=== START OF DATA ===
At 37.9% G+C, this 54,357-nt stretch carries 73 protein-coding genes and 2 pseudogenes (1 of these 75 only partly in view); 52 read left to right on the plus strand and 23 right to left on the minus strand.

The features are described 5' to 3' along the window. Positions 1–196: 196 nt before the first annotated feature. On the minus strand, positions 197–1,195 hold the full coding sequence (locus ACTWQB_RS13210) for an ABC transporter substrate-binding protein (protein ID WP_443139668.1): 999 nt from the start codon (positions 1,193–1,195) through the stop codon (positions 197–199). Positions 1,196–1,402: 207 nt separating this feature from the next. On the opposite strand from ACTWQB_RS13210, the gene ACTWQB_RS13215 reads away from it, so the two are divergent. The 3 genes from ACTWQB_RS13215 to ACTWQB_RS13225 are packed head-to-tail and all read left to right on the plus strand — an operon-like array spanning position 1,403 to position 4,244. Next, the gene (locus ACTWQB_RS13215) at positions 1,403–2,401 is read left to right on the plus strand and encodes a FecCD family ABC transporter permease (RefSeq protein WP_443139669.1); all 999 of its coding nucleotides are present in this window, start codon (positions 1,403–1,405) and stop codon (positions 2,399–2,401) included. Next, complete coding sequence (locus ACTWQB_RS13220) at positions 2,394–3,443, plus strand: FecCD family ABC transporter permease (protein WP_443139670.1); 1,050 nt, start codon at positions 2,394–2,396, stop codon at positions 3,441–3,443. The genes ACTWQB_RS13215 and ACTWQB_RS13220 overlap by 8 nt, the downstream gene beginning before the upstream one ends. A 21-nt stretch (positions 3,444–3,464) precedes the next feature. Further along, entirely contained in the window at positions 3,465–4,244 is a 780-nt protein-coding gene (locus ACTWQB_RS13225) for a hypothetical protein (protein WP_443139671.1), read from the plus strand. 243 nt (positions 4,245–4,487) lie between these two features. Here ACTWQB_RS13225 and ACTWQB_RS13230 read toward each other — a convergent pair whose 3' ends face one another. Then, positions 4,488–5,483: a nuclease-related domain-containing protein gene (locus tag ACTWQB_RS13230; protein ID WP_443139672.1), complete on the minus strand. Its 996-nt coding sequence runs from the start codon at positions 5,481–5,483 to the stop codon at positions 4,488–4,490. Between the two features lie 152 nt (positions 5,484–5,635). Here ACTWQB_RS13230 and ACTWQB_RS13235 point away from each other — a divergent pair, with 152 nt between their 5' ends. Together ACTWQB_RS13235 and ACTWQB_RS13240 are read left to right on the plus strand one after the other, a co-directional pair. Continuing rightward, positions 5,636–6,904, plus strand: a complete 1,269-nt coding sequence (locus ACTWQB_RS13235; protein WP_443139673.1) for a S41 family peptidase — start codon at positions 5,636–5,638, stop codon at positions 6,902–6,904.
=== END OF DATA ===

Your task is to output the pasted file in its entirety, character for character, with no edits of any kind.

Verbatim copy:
At 37.9% G+C, this 54,357-nt stretch carries 73 protein-coding genes and 2 pseudogenes (1 of these 75 only partly in view); 52 read left to right on the plus strand and 23 right to left on the minus strand.

The features are described 5' to 3' along the window. Positions 1–196: 196 nt before the first annotated feature. On the minus strand, positions 197–1,195 hold the full coding sequence (locus ACTWQB_RS13210) for an ABC transporter substrate-binding protein (protein ID WP_443139668.1): 999 nt from the start codon (positions 1,193–1,195) through the stop codon (positions 197–199). Positions 1,196–1,402: 207 nt separating this feature from the next. On the opposite strand from ACTWQB_RS13210, the gene ACTWQB_RS13215 reads away from it, so the two are divergent. The 3 genes from ACTWQB_RS13215 to ACTWQB_RS13225 are packed head-to-tail and all read left to right on the plus strand — an operon-like array spanning position 1,403 to position 4,244. Next, the gene (locus ACTWQB_RS13215) at positions 1,403–2,401 is read left to right on the plus strand and encodes a FecCD family ABC transporter permease (RefSeq protein WP_443139669.1); all 999 of its coding nucleotides are present in this window, start codon (positions 1,403–1,405) and stop codon (positions 2,399–2,401) included. Next, complete coding sequence (locus ACTWQB_RS13220) at positions 2,394–3,443, plus strand: FecCD family ABC transporter permease (protein WP_443139670.1); 1,050 nt, start codon at positions 2,394–2,396, stop codon at positions 3,441–3,443. The genes ACTWQB_RS13215 and ACTWQB_RS13220 overlap by 8 nt, the downstream gene beginning before the upstream one ends. A 21-nt stretch (positions 3,444–3,464) precedes the next feature. Further along, entirely contained in the window at positions 3,465–4,244 is a 780-nt protein-coding gene (locus ACTWQB_RS13225) for a hypothetical protein (protein WP_443139671.1), read from the plus strand. 243 nt (positions 4,245–4,487) lie between these two features. Here ACTWQB_RS13225 and ACTWQB_RS13230 read toward each other — a convergent pair whose 3' ends face one another. Then, positions 4,488–5,483: a nuclease-related domain-containing protein gene (locus tag ACTWQB_RS13230; protein ID WP_443139672.1), complete on the minus strand. Its 996-nt coding sequence runs from the start codon at positions 5,481–5,483 to the stop codon at positions 4,488–4,490. Between the two features lie 152 nt (positions 5,484–5,635). Here ACTWQB_RS13230 and ACTWQB_RS13235 point away from each other — a divergent pair, with 152 nt between their 5' ends. Together ACTWQB_RS13235 and ACTWQB_RS13240 are read left to right on the plus strand one after the other, a co-directional pair. Continuing rightward, positions 5,636–6,904, plus strand: a complete 1,269-nt coding sequence (locus ACTWQB_RS13235; protein WP_443139673.1) for a S41 family peptidase — start codon at positions 5,636–5,638, stop codon at positions 6,902–6,904.